Sunday, 27 January 2013

Annie (1982)

In 1981, John Huston was strapped for cash. He needed a job, no matter what it was. He found one in the form of Annie. Annie was a hugely successful Broadway musical, based off of a 30's comic strip, that Columbia Pictures paid a fortune to acquire. Huston was originally repelled by the story, but he was forced to do it because of his lack of cash. There was a long period of trying to find someone to play Annie, and it took two years before they settled on Aileen Quinn, a spunky 10 year old from Pennsylvania.

In other roles, Albert Finney was asked to shave his head in order to be in the film. The making of the film was boring for Huston, and he had little interest in the final product. In the end, the film was to be one of Huston's most successful pictures, and it gave him enough credit to make his final three films.

Little Orphan Annie is a spunky redhead living under the ruthless rule of Ms. Hannigan, who runs the orphanage she lives in. She and the other orphans are forced to toil endlessly under their drunk headmistress. One day, Annie escapes from the orphanage in a laundry basket and meets Sandy, a dog. She and Sandy are caught by the police and returned to the orphanage, where Ms. Hannigan locks them in a closet.

Then, Ms. Farrell shows up on the orphanage doorsteps. She is the billionaire Oliver Warbucks's personal secretary, and they are looking for an orphan to take care of for a week, as a publicity stunt. She sees Annie and is immediately smitten and manages to wrestle her from Ms. Hannigan's control. She brings her to Warbucks's mansion, where the staff falls in love with her. When Warbucks arrives, he isn't too pleased, but he lets her stay. Then when Annie and Sandy stop an assassination attempt on Warbucks, he begins to slowly give in to her charm.

If what I've written above seems to be gushing with cuteness, imagine it with singing. Yep, this film is very, very cute. But it can get very, very annoying. There is a scene where Annie and Franklin Roosevelt sing to each other. I'm not kidding, that actually happens. To be fair, it could have worked, but only with a director who actually cared about the film. Huston did not. A cute children's musical was the exact opposite of the kind of film's Huston enjoyed to make.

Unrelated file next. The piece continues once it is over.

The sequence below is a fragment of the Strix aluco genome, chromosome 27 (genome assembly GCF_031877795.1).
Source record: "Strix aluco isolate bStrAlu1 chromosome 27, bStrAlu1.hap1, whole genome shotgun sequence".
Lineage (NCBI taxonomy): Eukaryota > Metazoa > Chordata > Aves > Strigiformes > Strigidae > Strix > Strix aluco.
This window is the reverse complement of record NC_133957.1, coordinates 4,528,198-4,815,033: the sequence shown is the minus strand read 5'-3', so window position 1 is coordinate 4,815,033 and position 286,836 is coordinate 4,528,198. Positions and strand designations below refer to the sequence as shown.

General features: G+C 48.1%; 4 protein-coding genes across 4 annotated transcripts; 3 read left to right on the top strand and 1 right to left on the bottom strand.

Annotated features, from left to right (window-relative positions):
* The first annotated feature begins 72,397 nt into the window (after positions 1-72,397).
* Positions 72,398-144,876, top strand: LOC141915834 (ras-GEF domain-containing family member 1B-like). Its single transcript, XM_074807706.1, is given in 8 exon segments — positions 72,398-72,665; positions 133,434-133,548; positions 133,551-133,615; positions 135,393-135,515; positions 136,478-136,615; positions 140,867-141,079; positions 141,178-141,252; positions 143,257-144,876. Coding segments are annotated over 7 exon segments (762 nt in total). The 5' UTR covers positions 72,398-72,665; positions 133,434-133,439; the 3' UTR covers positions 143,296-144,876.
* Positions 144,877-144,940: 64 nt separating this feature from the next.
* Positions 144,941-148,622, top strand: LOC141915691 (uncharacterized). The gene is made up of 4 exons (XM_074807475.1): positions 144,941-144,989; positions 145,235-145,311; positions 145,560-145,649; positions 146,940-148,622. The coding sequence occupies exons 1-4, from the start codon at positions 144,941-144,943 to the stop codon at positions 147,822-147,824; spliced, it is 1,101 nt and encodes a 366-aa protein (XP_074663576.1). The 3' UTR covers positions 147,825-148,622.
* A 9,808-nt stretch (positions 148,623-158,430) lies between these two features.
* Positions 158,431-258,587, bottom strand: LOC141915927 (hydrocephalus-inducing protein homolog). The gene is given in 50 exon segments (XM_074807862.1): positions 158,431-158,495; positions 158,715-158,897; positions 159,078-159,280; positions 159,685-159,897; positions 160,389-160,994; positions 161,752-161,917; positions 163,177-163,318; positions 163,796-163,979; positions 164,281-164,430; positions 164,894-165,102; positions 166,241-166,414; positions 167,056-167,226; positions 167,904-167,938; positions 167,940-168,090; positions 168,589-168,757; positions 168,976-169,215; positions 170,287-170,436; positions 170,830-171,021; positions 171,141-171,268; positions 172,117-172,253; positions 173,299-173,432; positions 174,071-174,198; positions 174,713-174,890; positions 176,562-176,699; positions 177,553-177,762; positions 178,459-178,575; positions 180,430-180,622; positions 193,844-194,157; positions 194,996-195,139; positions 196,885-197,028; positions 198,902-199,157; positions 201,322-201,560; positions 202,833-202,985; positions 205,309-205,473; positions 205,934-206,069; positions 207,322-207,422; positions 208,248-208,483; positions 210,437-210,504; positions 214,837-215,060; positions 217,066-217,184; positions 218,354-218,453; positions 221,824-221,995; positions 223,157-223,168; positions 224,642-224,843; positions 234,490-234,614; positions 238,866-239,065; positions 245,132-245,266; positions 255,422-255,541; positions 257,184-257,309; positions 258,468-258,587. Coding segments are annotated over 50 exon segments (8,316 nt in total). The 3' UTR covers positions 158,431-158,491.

Despite the lively musical numbers, only one song is catchy enough to be memorable, "Tomorrow". The rest are rather forgettable, for example there is a song called "You're Not Fully Dressed Without a Smile." Yep, I'm not kidding. As a musical, the film seems slightly half baked. The dance numbers are well choreographed, but that's about it.

As "Daddy" Warbucks, Albert Finney is pretty good and bald. It's really disconcerting. His head looks like an egg shell. As for his performance, it is a caricature, as most of the performances are. He is good, but it isn't his fault, the character is written like that. Carol Burnett goes way over the top, in a performance that is probably the best in the film. She even has a few funny moments, but a lot of the time her lonely Ms. Hannigan comes off as really creepy, or as a pathetic alcoholic.

Ann Reinking is okay as Ms. Farrell, but her character is rather one note. She does have a good voice though. Tim Curry and Bernadette Peters as a pair of bumbling con men are good, but not great as they too are rather one note. Finally, Aileen Quinn as Annie is very spunky, and lovable, but she overdoes it sometimes, especially when saying "grown up" dialogue.

The screenplay isn't that bad, but it does feel rather wooden. It could have been done much better, as most of the musical could have been. When you have a story this well-worn, it helps to spice it up a little, maybe with interesting direction or a different approach. As it is, the cinematographer shoots it in a rather boring, uninteresting way. It feels very stagey, it comes off as rather boring. To be fair, it can be quite enjoyable at times, but at other times it can be too much, or too little.

The film seems to rely on Annie's charm and cuteness in order to make you root for her. To be fair, she is cute, but it can be overbearing at times. The scenes in the orphanage are not bad, but some of the other orphan's can be really annoying. There is one actress who kept saying "oh my goodness" in such an annoying way, it made me burst out laughing each time. The film also goes on for way too long, but it could have been worse I guess.

Huston's direction is not that good, you can tell it was a money job. His camera seems uninterested, and it drifts through the scenes as if it didn't really want to be there. I have often accused Huston of being laid back, but here he could have been sleeping and it wouldn't make the film worse. To be fair, Huston did have emphysema and would die within five years, but he still could have done a better job.

Overall, the film isn't that bad. It can be enjoyable at times, but it could have been much better. If you are looking for a childish musical, this will do. But still, you could do better.

Starring: Aileen Quinn, Albert Finney and Carol Burnett,
Directed by John Huston,
6/10 (C-)

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